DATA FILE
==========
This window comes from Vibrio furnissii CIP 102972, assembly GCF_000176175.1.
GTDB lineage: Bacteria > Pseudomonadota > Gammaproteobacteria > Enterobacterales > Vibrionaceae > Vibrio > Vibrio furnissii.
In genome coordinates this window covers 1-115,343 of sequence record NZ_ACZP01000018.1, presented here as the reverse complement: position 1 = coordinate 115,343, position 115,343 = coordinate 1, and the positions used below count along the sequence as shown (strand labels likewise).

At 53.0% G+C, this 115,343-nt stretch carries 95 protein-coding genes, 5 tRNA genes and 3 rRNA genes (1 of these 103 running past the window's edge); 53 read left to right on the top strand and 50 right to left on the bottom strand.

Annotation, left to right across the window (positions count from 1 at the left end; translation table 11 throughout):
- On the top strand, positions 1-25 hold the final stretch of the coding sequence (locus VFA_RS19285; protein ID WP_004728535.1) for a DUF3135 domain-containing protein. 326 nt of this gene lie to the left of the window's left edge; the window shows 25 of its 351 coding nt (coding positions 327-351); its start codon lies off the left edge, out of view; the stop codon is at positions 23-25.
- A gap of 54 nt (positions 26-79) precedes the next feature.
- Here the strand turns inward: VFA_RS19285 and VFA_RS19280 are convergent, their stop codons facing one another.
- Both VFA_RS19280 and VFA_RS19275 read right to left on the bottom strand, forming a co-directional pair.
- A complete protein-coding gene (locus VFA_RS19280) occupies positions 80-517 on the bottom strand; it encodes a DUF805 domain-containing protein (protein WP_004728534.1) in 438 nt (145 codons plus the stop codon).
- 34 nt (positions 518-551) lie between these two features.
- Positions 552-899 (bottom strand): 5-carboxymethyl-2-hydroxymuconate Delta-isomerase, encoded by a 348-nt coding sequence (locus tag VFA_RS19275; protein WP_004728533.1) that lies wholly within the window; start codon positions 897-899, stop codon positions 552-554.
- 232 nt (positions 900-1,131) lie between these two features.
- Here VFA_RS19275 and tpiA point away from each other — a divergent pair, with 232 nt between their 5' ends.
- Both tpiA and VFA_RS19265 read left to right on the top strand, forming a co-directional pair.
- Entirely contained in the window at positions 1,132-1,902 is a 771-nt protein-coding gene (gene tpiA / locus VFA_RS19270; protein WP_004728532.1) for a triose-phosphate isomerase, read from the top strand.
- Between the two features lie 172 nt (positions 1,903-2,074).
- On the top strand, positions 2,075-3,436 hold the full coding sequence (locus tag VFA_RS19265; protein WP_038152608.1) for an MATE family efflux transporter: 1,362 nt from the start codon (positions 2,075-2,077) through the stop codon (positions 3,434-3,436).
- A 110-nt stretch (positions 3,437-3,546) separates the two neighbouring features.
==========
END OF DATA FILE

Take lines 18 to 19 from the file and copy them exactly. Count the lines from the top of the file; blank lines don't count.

- On the top strand, positions 2,075-3,436 hold the full coding sequence (locus tag VFA_RS19265; protein WP_038152608.1) for an MATE family efflux transporter: 1,362 nt from the start codon (positions 2,075-2,077) through the stop codon (positions 3,434-3,436).
- A 110-nt stretch (positions 3,437-3,546) separates the two neighbouring features.